Maryville (WVLT) - Most of us know police officers who have to work two jobs to support their loved ones. In Blount County, if you're a deputy with a family, your pay puts you at the poverty line.
Volunteer TV's Gary Loe compares law enforcement salaries and reports what's being done to to equalize pay among the various agencies.
Patrolman Donnie Carroll has worked 3 years for the Maryville Police Department. Without revealing his salary, he earns as much as Blount County Deputies who have twice his job experience.
"Those guys are sometimes doing more of a work load than we are, and their pay scale needs to increase," Carroll said.
The Blount County Sheriff's Office has not had an increase in starting pay since 1999.
"Blount County's way behind," Blount County Lieutenant Tony Rayburn said.
Lieutenant Tony Rayburn's worked 20 years as a deputy. Rookie officers at both Maryville and Alcoa Police Departments make about what he does.
"We expect a fair wage for what we do for a living, not anything more, not anything less," Rayburn said.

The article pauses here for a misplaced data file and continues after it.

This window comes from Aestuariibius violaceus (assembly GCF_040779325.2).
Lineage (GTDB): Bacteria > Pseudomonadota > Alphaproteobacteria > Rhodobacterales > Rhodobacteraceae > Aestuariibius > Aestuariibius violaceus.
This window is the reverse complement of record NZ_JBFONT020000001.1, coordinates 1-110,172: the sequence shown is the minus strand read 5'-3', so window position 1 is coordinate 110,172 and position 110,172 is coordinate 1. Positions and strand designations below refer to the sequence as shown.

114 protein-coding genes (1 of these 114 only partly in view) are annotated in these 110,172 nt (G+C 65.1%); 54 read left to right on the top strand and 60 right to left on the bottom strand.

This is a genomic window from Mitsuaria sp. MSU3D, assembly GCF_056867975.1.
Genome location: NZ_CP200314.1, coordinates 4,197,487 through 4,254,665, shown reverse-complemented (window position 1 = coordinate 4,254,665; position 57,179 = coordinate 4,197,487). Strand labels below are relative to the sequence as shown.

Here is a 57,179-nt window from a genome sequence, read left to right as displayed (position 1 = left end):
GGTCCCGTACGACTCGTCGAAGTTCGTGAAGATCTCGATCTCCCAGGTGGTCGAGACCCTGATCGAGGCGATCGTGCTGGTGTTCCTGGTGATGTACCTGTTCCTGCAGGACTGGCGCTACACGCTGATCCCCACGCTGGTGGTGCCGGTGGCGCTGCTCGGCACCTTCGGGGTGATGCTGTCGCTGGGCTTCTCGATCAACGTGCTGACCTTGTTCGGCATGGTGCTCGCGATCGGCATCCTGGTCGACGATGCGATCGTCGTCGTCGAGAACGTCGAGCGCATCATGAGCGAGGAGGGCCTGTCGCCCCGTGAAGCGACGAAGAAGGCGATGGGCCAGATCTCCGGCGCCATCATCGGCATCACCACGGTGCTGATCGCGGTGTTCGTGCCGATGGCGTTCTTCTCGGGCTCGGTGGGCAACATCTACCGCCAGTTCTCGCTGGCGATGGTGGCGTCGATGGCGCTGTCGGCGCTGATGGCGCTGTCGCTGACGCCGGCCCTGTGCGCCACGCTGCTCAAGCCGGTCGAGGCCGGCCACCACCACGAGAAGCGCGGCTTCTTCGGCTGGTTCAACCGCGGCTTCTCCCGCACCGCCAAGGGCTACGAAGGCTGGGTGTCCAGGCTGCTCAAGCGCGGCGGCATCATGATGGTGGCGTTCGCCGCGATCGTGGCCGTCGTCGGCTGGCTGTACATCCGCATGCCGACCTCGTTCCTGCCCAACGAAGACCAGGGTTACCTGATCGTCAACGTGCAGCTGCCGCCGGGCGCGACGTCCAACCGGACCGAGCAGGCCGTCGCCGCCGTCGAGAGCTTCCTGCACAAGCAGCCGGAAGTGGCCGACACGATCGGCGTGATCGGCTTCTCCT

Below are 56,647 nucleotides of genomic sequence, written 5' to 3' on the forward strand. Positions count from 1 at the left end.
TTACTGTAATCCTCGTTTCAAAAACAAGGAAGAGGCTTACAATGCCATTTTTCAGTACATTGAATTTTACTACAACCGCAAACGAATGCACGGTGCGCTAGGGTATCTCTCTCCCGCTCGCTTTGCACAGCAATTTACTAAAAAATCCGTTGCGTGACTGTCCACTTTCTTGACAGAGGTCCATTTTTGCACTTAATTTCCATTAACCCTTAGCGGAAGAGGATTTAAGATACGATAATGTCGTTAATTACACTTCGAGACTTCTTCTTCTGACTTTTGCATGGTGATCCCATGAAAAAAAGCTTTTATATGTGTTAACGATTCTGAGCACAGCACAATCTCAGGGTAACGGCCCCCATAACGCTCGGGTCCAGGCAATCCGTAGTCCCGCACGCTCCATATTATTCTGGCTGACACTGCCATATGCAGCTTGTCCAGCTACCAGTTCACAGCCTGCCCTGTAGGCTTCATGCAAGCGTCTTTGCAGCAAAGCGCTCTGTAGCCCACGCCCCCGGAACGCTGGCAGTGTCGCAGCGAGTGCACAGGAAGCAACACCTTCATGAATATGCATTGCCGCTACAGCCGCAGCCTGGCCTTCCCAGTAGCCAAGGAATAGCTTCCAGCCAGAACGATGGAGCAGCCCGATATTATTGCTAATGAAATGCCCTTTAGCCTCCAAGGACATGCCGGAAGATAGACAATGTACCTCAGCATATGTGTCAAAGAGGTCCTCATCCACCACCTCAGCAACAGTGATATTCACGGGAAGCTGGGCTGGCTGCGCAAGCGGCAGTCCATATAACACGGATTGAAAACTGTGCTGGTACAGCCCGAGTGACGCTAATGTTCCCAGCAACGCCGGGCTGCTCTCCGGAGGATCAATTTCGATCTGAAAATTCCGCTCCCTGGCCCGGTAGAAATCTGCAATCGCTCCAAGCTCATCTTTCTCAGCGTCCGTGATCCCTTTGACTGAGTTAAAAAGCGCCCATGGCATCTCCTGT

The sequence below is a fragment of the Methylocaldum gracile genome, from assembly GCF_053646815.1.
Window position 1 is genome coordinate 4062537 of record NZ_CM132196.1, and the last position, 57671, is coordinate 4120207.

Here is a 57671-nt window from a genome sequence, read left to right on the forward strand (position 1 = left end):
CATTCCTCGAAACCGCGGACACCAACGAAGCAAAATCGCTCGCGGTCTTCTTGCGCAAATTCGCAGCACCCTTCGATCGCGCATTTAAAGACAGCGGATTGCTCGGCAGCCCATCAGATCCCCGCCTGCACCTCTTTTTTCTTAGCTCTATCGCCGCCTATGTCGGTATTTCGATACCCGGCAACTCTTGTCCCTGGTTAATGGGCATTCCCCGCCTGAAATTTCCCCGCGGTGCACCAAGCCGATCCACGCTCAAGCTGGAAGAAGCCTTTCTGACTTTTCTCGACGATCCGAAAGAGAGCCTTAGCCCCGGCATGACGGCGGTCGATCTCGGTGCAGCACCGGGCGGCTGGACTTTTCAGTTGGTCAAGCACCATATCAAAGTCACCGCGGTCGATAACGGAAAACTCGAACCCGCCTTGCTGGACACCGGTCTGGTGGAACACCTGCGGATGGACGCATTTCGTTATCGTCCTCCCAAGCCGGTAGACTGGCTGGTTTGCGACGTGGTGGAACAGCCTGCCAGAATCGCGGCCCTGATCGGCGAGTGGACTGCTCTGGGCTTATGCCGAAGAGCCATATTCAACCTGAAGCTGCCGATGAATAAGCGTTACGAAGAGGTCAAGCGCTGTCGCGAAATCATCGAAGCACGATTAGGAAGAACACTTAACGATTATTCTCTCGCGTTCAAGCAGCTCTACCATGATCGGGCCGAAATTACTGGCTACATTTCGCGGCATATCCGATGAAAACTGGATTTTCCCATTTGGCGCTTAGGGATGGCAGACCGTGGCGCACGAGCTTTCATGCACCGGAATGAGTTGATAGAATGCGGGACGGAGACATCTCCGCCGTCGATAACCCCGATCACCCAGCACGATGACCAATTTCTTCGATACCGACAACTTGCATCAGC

Blount deputies annual minimum pay is just more than $23,000. In contrast, Alcoa starts officers at about $28,250, a difference of more than $5,000.
The maximum pay for Blount deputies is $35,000, while Alcoa officers top out at nearly $51,000. A difference of $16,000.
Since July, more than 50 deputies have left Blount County and replacing them is difficult.
"They look at us and say, 'we can't work for that,'" Rayburn said.
The Fraternal Order of Police held a cookout to raise awareness of the pay issue.
"I think they deserve to be compensated justly. I think their pay is just, it's embarrassing," Blount County resident Martha McCampbell said.
On Monday, Sheriff Jim Berrong will ask Blount County Commissioners for more. His proposed budget includes an additional $2.2 million in added deputy pay and benefits.
In the meantime, State Representative Joe McCord of Maryville has introduced legislation that would provide law enforcement agencies throughout the state with equal pay.